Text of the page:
Classical rock support methods for underground engineering emphasize the importance of investigating and controlling the unloading deformation of surrounding rock, such as in the New Austrian Tunnelling Method (NATM) and Norwegian Method of Tunnelling (NMT). Current engineering practice in underground tunnels and caverns under high geostress conditions indicates that stress-induced collapse and rock bursts are the major engineering hazards. Prior to this kind of failure, crack initiation and propagation occurs. Thus, a new support concept, termed the crack-restraining method, has been developed based on the NATM and NMT for underground hard-rock engineering under high geostress conditions. This method includes three key technical points:

  1. The length of the rockbolts is slightly greater than the maximum depth of cracking;

  2. the optimal supporting time of the rockbolts is decided based on the crack evolution and deformation tendency;

  3. shotcrete with high tensile strength is used to ameliorate the stress state of the rock mass' surface.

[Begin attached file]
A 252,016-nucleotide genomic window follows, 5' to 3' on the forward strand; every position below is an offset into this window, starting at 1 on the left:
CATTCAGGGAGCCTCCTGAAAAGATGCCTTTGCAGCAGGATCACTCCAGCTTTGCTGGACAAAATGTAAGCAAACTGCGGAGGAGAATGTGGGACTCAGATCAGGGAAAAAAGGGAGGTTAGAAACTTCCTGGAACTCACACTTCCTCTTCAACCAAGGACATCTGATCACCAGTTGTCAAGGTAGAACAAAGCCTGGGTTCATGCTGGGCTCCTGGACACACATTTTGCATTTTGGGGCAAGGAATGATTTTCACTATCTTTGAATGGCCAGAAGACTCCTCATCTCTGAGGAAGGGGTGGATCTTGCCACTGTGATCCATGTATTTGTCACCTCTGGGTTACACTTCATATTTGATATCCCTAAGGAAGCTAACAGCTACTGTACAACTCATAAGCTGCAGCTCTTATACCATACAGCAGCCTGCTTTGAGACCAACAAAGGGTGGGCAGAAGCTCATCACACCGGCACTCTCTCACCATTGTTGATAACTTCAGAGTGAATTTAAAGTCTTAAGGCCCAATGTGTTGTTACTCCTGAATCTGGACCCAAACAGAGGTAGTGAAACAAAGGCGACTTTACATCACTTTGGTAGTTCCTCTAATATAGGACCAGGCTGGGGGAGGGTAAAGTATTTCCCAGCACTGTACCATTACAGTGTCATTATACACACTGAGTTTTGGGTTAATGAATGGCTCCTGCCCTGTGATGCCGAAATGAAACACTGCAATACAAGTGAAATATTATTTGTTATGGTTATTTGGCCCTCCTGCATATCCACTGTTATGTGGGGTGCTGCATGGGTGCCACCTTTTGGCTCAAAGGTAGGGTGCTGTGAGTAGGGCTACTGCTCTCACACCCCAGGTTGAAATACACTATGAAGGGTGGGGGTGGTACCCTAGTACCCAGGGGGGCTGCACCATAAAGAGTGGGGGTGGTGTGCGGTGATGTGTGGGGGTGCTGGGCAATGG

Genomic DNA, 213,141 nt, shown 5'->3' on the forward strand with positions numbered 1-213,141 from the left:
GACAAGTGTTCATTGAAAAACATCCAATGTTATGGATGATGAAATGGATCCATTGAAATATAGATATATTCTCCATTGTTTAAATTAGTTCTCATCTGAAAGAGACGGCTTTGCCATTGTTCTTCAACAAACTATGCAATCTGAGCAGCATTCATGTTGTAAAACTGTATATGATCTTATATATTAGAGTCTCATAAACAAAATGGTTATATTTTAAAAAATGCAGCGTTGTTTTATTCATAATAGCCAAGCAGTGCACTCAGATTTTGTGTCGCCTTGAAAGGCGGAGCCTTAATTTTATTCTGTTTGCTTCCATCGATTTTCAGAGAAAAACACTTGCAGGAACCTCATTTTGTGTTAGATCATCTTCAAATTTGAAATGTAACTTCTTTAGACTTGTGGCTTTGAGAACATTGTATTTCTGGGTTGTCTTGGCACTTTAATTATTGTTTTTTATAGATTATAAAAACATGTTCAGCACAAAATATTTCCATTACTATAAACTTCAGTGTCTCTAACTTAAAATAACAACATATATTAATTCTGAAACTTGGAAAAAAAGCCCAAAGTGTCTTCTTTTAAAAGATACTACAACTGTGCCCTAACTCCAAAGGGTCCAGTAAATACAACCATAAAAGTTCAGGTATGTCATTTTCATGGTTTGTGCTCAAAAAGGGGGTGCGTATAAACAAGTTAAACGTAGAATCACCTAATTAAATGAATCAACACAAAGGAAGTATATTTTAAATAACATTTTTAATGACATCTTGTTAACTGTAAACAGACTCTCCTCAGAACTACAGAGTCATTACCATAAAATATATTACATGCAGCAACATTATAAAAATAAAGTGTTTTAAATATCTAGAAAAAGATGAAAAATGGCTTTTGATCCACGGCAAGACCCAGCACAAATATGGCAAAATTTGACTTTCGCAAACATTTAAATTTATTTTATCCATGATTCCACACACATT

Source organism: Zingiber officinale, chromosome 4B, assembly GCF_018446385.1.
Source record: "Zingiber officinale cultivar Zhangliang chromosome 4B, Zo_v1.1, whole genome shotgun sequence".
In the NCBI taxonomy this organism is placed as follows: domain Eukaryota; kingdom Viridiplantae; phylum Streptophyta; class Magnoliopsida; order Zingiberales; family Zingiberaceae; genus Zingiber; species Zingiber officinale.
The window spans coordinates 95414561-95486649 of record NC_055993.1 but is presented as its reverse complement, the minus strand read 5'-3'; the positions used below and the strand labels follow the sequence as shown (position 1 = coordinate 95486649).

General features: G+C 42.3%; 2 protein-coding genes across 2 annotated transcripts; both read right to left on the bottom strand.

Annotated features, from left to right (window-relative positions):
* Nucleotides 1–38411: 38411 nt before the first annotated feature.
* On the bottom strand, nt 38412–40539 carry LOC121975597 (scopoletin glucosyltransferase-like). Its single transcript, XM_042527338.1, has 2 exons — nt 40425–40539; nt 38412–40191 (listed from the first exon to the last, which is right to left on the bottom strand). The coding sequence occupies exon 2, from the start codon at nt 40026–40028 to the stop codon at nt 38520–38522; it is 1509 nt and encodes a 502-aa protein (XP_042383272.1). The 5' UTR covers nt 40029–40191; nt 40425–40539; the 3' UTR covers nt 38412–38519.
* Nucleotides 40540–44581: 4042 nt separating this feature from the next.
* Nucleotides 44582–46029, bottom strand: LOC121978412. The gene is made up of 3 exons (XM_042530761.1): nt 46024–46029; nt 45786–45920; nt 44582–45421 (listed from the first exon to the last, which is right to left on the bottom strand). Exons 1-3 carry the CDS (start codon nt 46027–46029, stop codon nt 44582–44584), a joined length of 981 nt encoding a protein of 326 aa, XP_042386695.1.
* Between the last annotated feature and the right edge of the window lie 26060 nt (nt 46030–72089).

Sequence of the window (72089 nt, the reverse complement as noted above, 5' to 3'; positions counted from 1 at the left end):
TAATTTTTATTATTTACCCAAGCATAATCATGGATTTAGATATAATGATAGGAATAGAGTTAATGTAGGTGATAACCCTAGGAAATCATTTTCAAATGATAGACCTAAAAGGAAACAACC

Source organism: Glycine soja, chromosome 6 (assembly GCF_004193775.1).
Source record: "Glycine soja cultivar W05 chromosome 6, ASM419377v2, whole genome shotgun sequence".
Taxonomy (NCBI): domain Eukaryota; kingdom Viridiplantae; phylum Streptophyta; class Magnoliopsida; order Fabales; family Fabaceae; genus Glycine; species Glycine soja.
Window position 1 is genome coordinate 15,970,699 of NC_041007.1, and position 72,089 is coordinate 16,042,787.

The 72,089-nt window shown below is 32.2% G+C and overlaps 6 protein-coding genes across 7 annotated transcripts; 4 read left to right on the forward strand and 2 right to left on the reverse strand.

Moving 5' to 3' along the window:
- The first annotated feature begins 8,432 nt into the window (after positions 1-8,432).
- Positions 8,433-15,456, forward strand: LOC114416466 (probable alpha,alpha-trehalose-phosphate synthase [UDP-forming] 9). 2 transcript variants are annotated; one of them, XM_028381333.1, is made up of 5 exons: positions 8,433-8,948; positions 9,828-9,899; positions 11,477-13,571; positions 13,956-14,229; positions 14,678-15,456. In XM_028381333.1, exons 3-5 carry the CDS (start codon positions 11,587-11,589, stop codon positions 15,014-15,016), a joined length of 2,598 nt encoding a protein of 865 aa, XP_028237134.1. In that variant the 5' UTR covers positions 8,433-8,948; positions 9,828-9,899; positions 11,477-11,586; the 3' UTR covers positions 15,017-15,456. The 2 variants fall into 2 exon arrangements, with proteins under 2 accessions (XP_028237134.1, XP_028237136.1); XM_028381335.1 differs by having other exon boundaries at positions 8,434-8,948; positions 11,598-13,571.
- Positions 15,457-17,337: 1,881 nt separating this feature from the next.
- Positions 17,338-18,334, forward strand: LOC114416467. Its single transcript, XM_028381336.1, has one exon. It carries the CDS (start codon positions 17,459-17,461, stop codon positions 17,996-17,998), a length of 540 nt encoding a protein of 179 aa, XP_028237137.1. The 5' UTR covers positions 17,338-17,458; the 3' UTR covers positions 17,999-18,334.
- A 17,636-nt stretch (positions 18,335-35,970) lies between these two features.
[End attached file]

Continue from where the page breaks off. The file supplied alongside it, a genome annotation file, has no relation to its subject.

The aim of these supporting efforts is to restrain the subsequent cracking and enhance the stress-bearing capability of the rock mass. Application of this approach to the Baihetan underground cavern (the largest hydraulic cavern in China) and other deep underground tunnels indicated that this crack-restraining support method is appropriate for determining the rockbolt length and supporting time.


Increasing attention is being given to deep-level excavation and mining due to the gradual exhaustion of shallow mineral resources and recent discoveries of deep mineral resources. Most South Africa gold mines have reached depths of more than 2000m, and the mining depth at Mponeng almost 4350m (Kwiatek, Plenkers, and Dresen, 2011); the Creighton mine in Canada has reached 2400m in depth (Snelling, Godin, and McKinnon, 2013); the Kolar gold mine has progressed to 2400m (Mishra and Panigrahi, 1999). Greater depths are also being attained in civil engineering projects–some traffic tunnels and hydraulic tunnels have been excavated at depths greater than 1000m (Zangerl et al., 2008, 2010, 2014). All these engineering projects have shown that the unloading behaviour of hard rock under high geostress is very complex. The support scheme for hard rock under the conditions encountered in these projects obviously presents a great technical challenge.

This content is only available via PDF.
You can access this article if you purchase or spend a download.